Jan 26, 2013

The Sting in Stinging Nettles

Brushing up against a stinging nettle can produce a painful sting from the tiny hairs that cover its leaves. Although considered a weed in some countries, stinging nettle has been harvested and used as an alternative herbal treatment for centuries. It is native to Europe and also grows in America and now in other countries.

Belonging to the Uritca plant family, the flowering top section of the plant, leaves, stem and root are harvested for their use in herbal teas, tinctures, extracts, creams and as a culinary ingredient. This article discusses the nutritional properties of stinging nettles, health applications, recommended dosages and side effects.

Nutritional Properties of Stinging Nettles

Stinging nettles are low in calories at just 37 calories per cup. They contain insignificant amounts of fat. They are a source of protein and carbohydrates. They are a rich source of iron and calcium. Eating rich iron food is recommended to both prevent and treat anemia, a condition causing fatigue and lethargy. Calcium is needed for strong bones and teeth. They are also an excellent source of vitamin A, C and K.

The Health Benefits of Stinging Nettle

Stinging Nettle is often prescribed by alternate medical practitioners to treat the following ailments.
  • Urinary Complaints

    This herb can be used to prevent and treat urinary problems such as enlarged prostate and urinary tract infections. It is a natural diuretic, meaning it helps rid the body of excess fluid via the kidneys. It has shown to help alleviate the symptoms of enlarged prostate such as improving urine flow, prevent dripping after urination and alleviate the feeling of urge to urinate frequently.
  • Treatment for Arthritis, Joint Pain and Muscle Pain

    Stinging Nettle can help alleviate the symptom of pain caused by inflammation. This herb is a natural anti-inflammatory. By reducing swelling in joints caused by inflammation, pain sensations are reduced and it helps to improve range of motion in arthritic joints.
  • Hay fever Relief

    This herb contains natural antihistamines. Drinking this herbal tea can help reduce the intensity of symptoms such as sneezing and itching associated with hay fever. It helps to reduce the amount of histamine in the blood which is responsible for the symptoms of an allergen response in the body.
  • Increased Energy and Vigor

    Stinging nettle is both high in iron and vitamin C. These two nutrients compliment each other in body function. Vitamin C helps iron to be absorbed into the blood. It is well known that healthy blood iron levels contribute to increased energy levels and reduces fatigue. Women can benefit greatly from drinking this herbal tea as many women suffer with low iron levels due to monthly menstrual cycles. This herb is also believed to stimulate the adrenal glands which also helps to stimulate energy levels in general.
  • Treatment for Gout

    Gout is an extremely painful condition caused by inflammation affecting the joints of the big toes. It is believed to be caused by the build up of uric acid in the bloodstream. Stinging nettle has shown to reduce uric acid levels in the blood and can be used to both prevent and treat gout.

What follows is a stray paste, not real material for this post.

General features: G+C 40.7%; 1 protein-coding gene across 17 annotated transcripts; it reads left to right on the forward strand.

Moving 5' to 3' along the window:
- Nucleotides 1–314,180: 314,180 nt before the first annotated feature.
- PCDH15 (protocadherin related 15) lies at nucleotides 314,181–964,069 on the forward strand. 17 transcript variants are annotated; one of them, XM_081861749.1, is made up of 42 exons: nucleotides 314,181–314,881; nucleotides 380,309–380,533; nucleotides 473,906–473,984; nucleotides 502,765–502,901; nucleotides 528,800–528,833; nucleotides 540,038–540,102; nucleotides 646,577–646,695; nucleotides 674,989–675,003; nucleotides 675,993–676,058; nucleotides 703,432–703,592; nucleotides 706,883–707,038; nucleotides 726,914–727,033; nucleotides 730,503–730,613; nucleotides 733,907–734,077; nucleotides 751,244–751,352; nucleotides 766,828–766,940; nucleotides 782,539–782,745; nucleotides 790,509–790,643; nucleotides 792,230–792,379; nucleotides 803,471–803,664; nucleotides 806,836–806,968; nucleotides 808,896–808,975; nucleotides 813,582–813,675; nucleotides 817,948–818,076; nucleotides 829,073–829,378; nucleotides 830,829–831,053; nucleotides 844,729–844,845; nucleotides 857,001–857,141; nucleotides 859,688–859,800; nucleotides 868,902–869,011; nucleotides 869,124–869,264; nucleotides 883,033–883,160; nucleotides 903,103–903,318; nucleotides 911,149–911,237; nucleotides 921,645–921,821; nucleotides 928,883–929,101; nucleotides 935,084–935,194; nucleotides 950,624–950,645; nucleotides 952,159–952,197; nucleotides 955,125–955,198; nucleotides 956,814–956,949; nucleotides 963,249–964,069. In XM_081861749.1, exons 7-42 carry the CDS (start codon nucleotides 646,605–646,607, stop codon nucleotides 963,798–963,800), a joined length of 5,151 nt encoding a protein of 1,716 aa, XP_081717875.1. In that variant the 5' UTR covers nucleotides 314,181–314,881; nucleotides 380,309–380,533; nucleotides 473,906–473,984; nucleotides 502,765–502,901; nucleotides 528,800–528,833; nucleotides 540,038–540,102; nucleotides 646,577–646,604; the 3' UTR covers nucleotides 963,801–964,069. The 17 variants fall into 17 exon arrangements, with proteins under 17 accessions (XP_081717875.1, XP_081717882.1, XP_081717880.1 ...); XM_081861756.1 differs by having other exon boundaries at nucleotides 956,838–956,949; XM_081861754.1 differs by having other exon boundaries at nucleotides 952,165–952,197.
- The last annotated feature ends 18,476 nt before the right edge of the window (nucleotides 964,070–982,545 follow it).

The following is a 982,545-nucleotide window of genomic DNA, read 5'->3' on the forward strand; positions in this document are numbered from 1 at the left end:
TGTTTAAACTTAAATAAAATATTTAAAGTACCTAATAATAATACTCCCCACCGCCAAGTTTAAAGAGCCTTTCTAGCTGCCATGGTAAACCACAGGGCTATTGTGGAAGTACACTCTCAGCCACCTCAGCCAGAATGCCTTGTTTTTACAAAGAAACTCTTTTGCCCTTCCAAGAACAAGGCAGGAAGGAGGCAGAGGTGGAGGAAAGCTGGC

• Treatment for Eczema

    This herb both applied topically as a cream and drinking it as an herbal tea has shown benefits for eczema suffers. It can help relieve the painful, itchy sensations associated with this disease. It helps by reducing inflammation in the body that is the primary cause of eczema.
Recommended Dosages of Stinging Nettle
Dosages of stinging nettle vary dependent upon what ailment you are treating. Potency of each preparation may vary; hence it is important to follow the dosing information on the package. Generally it is recommended to drink up to 3 cups of herbal tea per day. In capsule form, you can take up to 1300mgs per day. In tincture form it is recommended to take 1 to 4 mls three times a day.

Side Effects of Stinging Nettle Preparations

Stinging nettle can cause side effects which can include rash when applied topically to the skin. It can cause the symptoms of stomach ache, nausea, diarrhea, sweating, fluid retention and dizziness when ingested. It can also cause an allergic reaction in some sensitive people. It is known to lower blood pressure which can cause the symptom of feeling faint. If you experience any of these side effects, stop using the products immediately and consult your physician.

Stinging nettle can also interact with your current medications, most commonly with diabetic medications, blood pressure medications, blood thinners, heart medications and diuretics. Pregnant and breast feeding mothers should not take stinging nettle and neither should children under the age of 12 be given it. The best advice is to talk to your physician before commencing any herbal medicine.

In conclusion, stinging nettle has many powerful health benefits. Stinging nettle leaf teas are readily available in most health food shops. You can make your own herbal teas by drying out the leaves of the plant in the sun to use in your own preparations. Stinging nettles are easy to grow in most climates. Be careful handling the stinging nettle plants, wearing gloves are recommended to prevent irritation to the skin. The plant and its roots can be blanched to serve as an alternate green complimenting any meat dishes. Always talk to your physician before commencing any herbal remedy to treat existing ailments.


University of Maryland Medical Center Stinging Nettle Retrieved December 24,2012
The Physicians of Saint Louis University Stinging Nettle Retrieved December 24,2012
NYU Langone Medical Center Nettle Retrieved December 24,2012


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